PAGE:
Bavarian logistics property company VIB Vermoegen is using an admirable combination of trusted partnering and smart geographical thinking
I want to talk here about a blue banana, but so as not to confuse you, let me explain first that this is really all about geographical expansion strategies, in particular that of Bavarian property company VIB Vermoegen. Many of you will not have come across the company before, so let’s start with some salient facts before we get onto the banana.
VIB was founded in 1993 by Ludwig Schlosser, an ex-banker who now sits on the supervisory board. It has been listed in Germany since 2005. The flotation price was €6.00 and shares now stand at €26.00. The market capitalisation is currently €720m and gross assets stand at €1.2bn. The last reported EPRA NAV per share was €20.74 on 31 March 2019. The dividend has been maintained or increased (usually the latter) every year since flotation, and it has just paid out 65c for 2018. It is not a REIT – a conscious decision taken by the management.
So far, so boring. But what has made this company so exceptional, and why can we feel so confident about its prospects? There are several points here of which we should all take note, and not necessarily just in relation to the real estate sector.
First, this is a tortoise, not a hare. Well, quite a speedy tortoise, but one determined not to be put off its long-term objectives by short-term temptations or panics. The first explosion of overseas interest in German property took place in the six years leading up to the financial crisis of 2008-09. Many new arrivals were clearly in it for their own profit rather than for their shareholders. They knew nothing of the market and relied too much on local managers, and they geared up too much – in fact, all of the usual hare-like behaviour. Very few of them are still around today.
The second notable aspect is strategic consistency. The structure of the company has remained constant. Long-term local institutional shareholders, such as the Sparkassen Biberach, have been gradually introduced. Through the efforts of my erstwhile colleague Emmanuel Valavanis, a fair but tough shareholder base has been built up and enjoys an excellent relationship with the management – to their mutual benefit.
The investment style has not wavered, although it has evolved. What investors want to know is that the next announcement is going to be as boring as the previous one – another purchase, another development, another tenant, but not a quixotic change of direction. VIB has always stuck to its knitting, which largely means buying or building big boxes in business parks for top-quality tenants. An element of speculation, in the correct sense of the word, can occur, but usually when asked to construct further space for an existing tenant, or when a new building is not 100% let but there are very strong assurances that it will be in the short term. So, a bit of developer mark-up that adds spice but no additional risk to speak of.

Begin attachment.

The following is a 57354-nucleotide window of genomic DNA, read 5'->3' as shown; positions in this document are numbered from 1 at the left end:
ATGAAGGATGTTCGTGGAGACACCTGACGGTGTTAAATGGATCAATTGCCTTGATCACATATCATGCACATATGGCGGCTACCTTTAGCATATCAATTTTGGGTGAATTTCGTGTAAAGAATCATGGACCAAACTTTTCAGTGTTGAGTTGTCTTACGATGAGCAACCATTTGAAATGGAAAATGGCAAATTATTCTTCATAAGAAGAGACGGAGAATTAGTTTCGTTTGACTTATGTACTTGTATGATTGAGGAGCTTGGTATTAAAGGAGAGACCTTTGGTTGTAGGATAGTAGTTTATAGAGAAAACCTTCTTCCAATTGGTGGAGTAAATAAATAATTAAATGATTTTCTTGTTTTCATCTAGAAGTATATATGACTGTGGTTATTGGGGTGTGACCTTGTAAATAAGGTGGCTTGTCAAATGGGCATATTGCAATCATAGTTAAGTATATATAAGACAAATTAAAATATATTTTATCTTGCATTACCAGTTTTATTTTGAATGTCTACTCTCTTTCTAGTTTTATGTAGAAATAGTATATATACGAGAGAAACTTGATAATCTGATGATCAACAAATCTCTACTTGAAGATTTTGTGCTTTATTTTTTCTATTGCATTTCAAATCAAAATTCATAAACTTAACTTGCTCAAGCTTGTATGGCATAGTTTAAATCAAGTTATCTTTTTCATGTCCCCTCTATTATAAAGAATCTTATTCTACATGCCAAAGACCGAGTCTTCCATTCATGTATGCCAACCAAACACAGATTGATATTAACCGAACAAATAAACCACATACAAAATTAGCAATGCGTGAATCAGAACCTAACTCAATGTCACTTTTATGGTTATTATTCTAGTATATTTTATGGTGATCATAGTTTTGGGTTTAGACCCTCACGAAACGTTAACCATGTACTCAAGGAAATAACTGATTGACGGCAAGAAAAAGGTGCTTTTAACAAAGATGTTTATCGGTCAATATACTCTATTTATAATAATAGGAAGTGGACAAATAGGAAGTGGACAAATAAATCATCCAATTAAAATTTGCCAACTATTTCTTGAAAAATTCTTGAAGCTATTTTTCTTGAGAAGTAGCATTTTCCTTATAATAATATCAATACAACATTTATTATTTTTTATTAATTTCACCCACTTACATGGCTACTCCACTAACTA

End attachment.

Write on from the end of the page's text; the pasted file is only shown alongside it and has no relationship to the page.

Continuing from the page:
Staff turnover is very low, while the evolution of senior management has been calm and done with the approval of core shareholders.
Financial consistency is another important aspect. (Slip up once, and you won’t be trusted again.) The LTV ratio at VIB is at the forefront of management’s thinking. Historically this has been in the range of 51% to 59%.
The borrowing structure has always been of a mortgage nature: each development has its own financing. There is no central treasury function. This means that the cost and duration of debt can evolve steadily over time, with each contract having its own lifetime and its own balance sheet. The management are remarkably adept at chipping away at interest rates and rolling over contracts. Free cash generation is the key and is the source of all other developments, whether of NAV or dividend policy.
This is getting rather dry and far too much like a broker note, so let’s get to that blue banana at last. You can see it in the map provided.
So, what does the blue banana signify? I will explain. From an early stage VIB identified that to be successful one should not overreach. So almost all early developments were within an hour or so’s drive of its head office in Neuburg an der Donau, a town near Ingolstadt in the heart of Bavaria. As an aside, Ingolstadt is one of the fastest-developing cities in the whole of Germany – among other things, it houses the headquarters of Audi. The Transalpine Pipeline, the longest crude oil pipeline in Europe, comes out here too, having started in Trieste in the south of Italy, before branching out to other cities. With growth comes opportunity, and VIB management reckoned that the motorway network through western Europe was the way to go. One of the contracts that obeyed this principle was to build a network of service centres for the truck giant MAN, so that lorries would not have to return to base to be serviced.
What the blue banana shows is the areas of operation and/or future intent for VIB. It is interesting to note that Ingolstadt is right on the eastern edge of the coloured area. The powerhouse of the EU resides in safe and steady economies such as Germany, Austria, Belgium and Holland, and that’s where VIB is now aiming.